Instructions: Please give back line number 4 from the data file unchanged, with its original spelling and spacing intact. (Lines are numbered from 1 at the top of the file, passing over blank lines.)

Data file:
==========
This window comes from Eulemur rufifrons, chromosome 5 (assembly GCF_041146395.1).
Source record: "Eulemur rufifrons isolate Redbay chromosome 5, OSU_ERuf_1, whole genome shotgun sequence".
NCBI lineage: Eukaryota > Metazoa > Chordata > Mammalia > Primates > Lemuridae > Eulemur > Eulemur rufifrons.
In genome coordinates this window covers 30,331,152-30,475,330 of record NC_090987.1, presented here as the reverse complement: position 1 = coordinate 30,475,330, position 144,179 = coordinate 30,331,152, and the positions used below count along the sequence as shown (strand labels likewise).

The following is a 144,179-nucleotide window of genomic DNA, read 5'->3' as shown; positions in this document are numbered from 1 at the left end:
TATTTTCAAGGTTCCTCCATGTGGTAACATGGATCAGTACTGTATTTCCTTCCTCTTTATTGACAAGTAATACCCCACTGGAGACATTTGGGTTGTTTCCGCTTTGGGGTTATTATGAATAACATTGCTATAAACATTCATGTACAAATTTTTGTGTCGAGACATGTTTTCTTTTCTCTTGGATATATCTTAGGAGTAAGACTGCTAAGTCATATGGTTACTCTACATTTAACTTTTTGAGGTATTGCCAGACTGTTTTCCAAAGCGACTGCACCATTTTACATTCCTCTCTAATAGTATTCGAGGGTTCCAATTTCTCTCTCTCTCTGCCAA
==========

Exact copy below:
In genome coordinates this window covers 30,331,152-30,475,330 of record NC_090987.1, presented here as the reverse complement: position 1 = coordinate 30,475,330, position 144,179 = coordinate 30,331,152, and the positions used below count along the sequence as shown (strand labels likewise).